The distortion resulting from imperfect biasing of a magnetoresistive element is unacceptable in wide band recording systems. In theory, the application of a bias field to an MR element provides a desirable linear change of resistivity in response to the signal flux. However, in practice, a quadratic term is present which will give rise to undesirable second harmonic distortion of the signal. This distortion can be made acceptably small by keeping the maximum field due to the signal small with respect to the bias field. However, this approach undesirably reduces head output. The problem is especially severe in wide band systems which experience a wide range of signal strengths. Either the head must be designed for low distortion of the long wavelength signals, or the second harmonic will be large compared to the weaker short wavelength signals. In either case, the superior signal-to-noise ratio of the MR element is lost. Experiments show that in practical heads using MR elements, the head response curves depart from the quadratic form as the MR element approaches saturation so that there is an inflection point where the second harmonic vanishes for small signals. While biasing the element at this value will minimize second harmonic distortion (imperfectly, because symmetry about the inflection point will not exist), the response to large signals will contain a substantial third harmonic component--a flattening of the peaks. This is undesirable in a wide band system. Also, operation at the inflection point implies close control of the bias field which may be difficult to achieve because of power dissipation limitations.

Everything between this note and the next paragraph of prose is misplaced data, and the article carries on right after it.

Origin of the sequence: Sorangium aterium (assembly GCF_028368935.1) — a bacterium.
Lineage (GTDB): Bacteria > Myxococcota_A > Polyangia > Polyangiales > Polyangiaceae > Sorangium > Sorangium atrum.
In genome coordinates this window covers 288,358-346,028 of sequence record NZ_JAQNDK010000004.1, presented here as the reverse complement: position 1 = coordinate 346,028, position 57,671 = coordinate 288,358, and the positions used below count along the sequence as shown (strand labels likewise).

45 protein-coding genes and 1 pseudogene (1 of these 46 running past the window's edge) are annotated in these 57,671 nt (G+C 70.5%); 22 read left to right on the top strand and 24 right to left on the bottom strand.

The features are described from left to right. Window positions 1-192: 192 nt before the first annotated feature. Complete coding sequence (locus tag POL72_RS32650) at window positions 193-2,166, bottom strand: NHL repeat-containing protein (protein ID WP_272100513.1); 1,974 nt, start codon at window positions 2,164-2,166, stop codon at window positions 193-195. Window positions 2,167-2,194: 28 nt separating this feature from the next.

SUMMARY OF THE INVENTION

The MR head herein incorporates a simple and effective means of providing a bias field and a linear output response. Biasing may be achieved from enhancing coupling to a shield by placing the MR element closer to that shield than to another. It is thus possible to obtain a biasing field without an additional biasing conductor by simply using the excitation current in the MR element and asymmetrical placement of the element between the shields. This provides a lesser bias field at a given excitation current but does not result in a loss of signal from the shunting effect of the bias conductor. The choice of how much, if any, current should be diverted to the biasing conductor depends upon the power dissipation or current density desired.

Summarizing, Applicants' invention places an MR element off-center in the space between the shields. This enhances self-biasing of the MR element, apparently through preferential magnetic coupling to one shield, allowing a lower ratio of shunt current to MR current (and, therefore, increasing head efficiency). In one embodiment, the shunt layer itself may be eliminated.

The foregoing and other objects, features and advantages of the invention will be apparent from the following more particular description of preferred embodiments of the invention, as illustrated in the accompanying drawings.

BRIEF DESCRIPTION OF THE DRAWINGS

FIGS. 1 and 2 are cross-sectional views of two head embodiments incorporating the invention.

FIG. 3 is a three-dimensional view of a multitrack head based on the embodiment of FIG. 1.

DESCRIPTION OF THE PREFERRED EMBODIMENTS